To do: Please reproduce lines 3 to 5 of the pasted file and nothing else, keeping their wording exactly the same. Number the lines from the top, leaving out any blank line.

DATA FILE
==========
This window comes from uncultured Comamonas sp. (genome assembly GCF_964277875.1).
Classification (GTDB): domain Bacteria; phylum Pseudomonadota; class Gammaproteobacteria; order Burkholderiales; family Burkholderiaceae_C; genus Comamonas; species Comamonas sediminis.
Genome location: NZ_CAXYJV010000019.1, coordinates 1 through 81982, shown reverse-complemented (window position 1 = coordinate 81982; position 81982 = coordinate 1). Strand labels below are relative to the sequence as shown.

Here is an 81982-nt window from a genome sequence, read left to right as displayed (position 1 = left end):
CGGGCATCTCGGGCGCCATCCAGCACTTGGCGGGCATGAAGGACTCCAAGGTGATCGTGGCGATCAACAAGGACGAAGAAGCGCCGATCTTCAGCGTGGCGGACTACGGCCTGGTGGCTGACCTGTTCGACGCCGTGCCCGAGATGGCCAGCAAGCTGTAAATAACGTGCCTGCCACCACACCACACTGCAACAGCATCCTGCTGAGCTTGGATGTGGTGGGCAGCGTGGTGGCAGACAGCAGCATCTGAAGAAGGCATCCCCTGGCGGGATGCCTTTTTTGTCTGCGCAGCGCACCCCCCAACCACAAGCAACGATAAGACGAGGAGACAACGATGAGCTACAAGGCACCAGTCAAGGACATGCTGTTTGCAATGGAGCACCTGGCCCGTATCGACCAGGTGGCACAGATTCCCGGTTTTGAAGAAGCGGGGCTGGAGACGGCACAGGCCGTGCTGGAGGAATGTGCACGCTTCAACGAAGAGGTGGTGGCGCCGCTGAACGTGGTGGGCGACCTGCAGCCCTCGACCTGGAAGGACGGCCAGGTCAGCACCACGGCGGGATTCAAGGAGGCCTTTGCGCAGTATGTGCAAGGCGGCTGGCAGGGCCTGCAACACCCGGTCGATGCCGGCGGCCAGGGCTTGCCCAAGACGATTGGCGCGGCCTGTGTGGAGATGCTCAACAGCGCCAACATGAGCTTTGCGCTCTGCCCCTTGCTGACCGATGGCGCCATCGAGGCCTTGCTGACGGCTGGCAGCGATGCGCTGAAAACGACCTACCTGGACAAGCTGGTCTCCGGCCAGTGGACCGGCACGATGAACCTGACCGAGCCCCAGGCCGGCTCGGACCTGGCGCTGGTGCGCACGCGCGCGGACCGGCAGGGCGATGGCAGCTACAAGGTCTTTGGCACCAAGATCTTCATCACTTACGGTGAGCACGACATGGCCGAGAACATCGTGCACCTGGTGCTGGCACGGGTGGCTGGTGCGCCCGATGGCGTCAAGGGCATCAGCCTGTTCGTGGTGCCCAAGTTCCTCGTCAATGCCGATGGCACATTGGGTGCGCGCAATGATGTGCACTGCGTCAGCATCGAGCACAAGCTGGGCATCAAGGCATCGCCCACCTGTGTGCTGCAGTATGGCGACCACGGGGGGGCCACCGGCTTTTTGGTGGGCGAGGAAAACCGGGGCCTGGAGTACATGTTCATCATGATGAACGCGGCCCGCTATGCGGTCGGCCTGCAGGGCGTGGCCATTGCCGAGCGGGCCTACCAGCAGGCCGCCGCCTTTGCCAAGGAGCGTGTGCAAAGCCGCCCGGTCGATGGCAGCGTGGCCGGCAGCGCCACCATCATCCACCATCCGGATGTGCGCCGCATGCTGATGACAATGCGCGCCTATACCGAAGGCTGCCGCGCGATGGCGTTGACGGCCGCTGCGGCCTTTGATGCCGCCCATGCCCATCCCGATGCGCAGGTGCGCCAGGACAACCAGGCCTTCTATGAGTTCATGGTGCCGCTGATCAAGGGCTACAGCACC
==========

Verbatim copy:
Genome location: NZ_CAXYJV010000019.1, coordinates 1 through 81982, shown reverse-complemented (window position 1 = coordinate 81982; position 81982 = coordinate 1). Strand labels below are relative to the sequence as shown.

Here is an 81982-nt window from a genome sequence, read left to right as displayed (position 1 = left end):
CGGGCATCTCGGGCGCCATCCAGCACTTGGCGGGCATGAAGGACTCCAAGGTGATCGTGGCGATCAACAAGGACGAAGAAGCGCCGATCTTCAGCGTGGCGGACTACGGCCTGGTGGCTGACCTGTTCGACGCCGTGCCCGAGATGGCCAGCAAGCTGTAAATAACGTGCCTGCCACCACACCACACTGCAACAGCATCCTGCTGAGCTTGGATGTGGTGGGCAGCGTGGTGGCAGACAGCAGCATCTGAAGAAGGCATCCCCTGGCGGGATGCCTTTTTTGTCTGCGCAGCGCACCCCCCAACCACAAGCAACGATAAGACGAGGAGACAACGATGAGCTACAAGGCACCAGTCAAGGACATGCTGTTTGCAATGGAGCACCTGGCCCGTATCGACCAGGTGGCACAGATTCCCGGTTTTGAAGAAGCGGGGCTGGAGACGGCACAGGCCGTGCTGGAGGAATGTGCACGCTTCAACGAAGAGGTGGTGGCGCCGCTGAACGTGGTGGGCGACCTGCAGCCCTCGACCTGGAAGGACGGCCAGGTCAGCACCACGGCGGGATTCAAGGAGGCCTTTGCGCAGTATGTGCAAGGCGGCTGGCAGGGCCTGCAACACCCGGTCGATGCCGGCGGCCAGGGCTTGCCCAAGACGATTGGCGCGGCCTGTGTGGAGATGCTCAACAGCGCCAACATGAGCTTTGCGCTCTGCCCCTTGCTGACCGATGGCGCCATCGAGGCCTTGCTGACGGCTGGCAGCGATGCGCTGAAAACGACCTACCTGGACAAGCTGGTCTCCGGCCAGTGGACCGGCACGATGAACCTGACCGAGCCCCAGGCCGGCTCGGACCTGGCGCTGGTGCGCACGCGCGCGGACCGGCAGGGCGATGGCAGCTACAAGGTCTTTGGCACCAAGATCTTCATCACTTACGGTGAGCACGACATGGCCGAGAACATCGTGCACCTGGTGCTGGCACGGGTGGCTGGTGCGCCCGATGGCGTCAAGGGCATCAGCCTGTTCGTGGTGCCCAAGTTCCTCGTCAATGCCGATGGCACATTGGGTGCGCGCAATGATGTGCACTGCGTCAGCATCGAGCACAAGCTGGGCATCAAGGCATCGCCCACCTGTGTGCTGCAGTATGGCGACCACGGGGGGGCCACCGGCTTTTTGGTGGGCGAGGAAAACCGGGGCCTGGAGTACATGTTCATCATGATGAACGCGGCCCGCTATGCGGTCGGCCTGCAGGGCGTGGCCATTGCCGAGCGGGCCTACCAGCAGGCCGCCGCCTTTGCCAAGGAGCGTGTGCAAAGCCGCCCGGTCGATGGCAGCGTGGCCGGCAGCGCCACCATCATCCACCATCCGGATGTGCGCCGCATGCTGATGACAATGCGCGCCTATACCGAAGGCTGCCGCGCGATGGCGTTGACGGCCGCTGCGGCCTTTGATGCCGCCCATGCCCATCCCGATGCGCAGGTGCGCCAGGACAACCAGGCCTTCTATGAGTTCATGGTGCCGCTGATCAAGGGCTACAGCACC